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Monday, November 17, 2008

Tour of Duty

Received the following poem from Pat Dooley D 1/8 1st Cav Oct.1967 to Oct.1968:


It started with a letter that one fateful day
Of Greetings from the U.S. of A

Our fathers and uncles had gone before
And served with honor in the great World War

It was our turn to answer our Nation’s call
Little knowing how many names would end up on the Wall

The training was basic then on to advanced
From shooting a rifle to blousing your pants

A month with your families then off to the War
To take that airplane to that far distant shore

Not knowing your future with the new family found
The smells, the excitement, the strange new sounds

We walked through the villages on narrow dirt trails
And ran through the rice paddies when sniper bullets sailed

We slept in the jungle on cold rainy nights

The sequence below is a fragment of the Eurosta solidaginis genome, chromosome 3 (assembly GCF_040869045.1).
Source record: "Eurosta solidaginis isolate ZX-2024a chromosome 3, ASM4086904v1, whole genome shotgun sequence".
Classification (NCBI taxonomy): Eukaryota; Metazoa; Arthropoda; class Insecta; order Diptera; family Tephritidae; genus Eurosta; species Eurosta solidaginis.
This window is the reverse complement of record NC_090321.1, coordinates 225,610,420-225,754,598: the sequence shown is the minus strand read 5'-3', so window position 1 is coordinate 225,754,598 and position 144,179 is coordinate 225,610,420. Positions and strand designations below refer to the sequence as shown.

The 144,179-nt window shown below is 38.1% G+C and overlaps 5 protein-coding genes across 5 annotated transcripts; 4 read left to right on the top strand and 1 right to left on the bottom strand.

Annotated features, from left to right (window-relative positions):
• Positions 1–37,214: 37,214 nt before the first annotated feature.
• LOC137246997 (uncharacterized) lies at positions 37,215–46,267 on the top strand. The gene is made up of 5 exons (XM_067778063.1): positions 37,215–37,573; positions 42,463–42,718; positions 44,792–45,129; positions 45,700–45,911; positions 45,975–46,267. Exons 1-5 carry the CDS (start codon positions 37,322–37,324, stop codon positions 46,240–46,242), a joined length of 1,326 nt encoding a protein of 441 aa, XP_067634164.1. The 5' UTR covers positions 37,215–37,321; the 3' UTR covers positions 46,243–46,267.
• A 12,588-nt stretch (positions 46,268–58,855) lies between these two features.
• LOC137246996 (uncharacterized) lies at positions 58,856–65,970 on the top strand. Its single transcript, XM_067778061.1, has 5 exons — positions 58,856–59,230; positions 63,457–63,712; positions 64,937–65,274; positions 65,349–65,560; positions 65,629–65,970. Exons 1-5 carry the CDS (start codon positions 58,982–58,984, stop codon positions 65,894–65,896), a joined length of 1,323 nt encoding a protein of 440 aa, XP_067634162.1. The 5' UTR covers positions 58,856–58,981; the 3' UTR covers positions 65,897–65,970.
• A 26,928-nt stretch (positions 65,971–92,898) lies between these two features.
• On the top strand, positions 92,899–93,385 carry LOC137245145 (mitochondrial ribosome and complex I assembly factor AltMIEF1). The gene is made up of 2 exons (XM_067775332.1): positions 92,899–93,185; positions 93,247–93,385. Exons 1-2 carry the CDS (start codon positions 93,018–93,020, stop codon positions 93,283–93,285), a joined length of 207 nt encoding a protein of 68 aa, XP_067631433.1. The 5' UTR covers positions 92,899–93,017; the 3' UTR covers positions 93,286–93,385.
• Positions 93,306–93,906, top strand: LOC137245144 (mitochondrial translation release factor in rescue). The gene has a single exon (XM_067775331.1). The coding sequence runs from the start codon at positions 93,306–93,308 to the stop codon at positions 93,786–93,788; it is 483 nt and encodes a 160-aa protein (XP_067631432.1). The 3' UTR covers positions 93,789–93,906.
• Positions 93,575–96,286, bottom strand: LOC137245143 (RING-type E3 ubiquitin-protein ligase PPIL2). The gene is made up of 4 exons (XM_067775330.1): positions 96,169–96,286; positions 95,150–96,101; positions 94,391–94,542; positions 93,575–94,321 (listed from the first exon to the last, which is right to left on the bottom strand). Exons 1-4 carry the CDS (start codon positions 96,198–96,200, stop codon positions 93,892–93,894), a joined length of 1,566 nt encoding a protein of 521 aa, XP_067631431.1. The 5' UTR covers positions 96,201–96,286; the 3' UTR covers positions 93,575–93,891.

Under poncho tents without any lights

We flew by choppers into many landing zones
Seven in a Huey with outcomes unknown

At the end of our tour we flew back to the Place
No warm reception some got spit in their face

As I remember the War from a different time and place
The suffering the anguish the toll to my heart
Brings a tear down my worn out face

1 comment:

Mary Ann Cox Womack said...

This poem brought a tear to my eye as well. My brother PFC Richard Paul Cox died over there on those same rice paddies you are speaking of. He was from this platoon and died while his unit came under enemy fire and he covered them with his machine gun while they sought defensive position. He was one who didn't have to have his face spit into....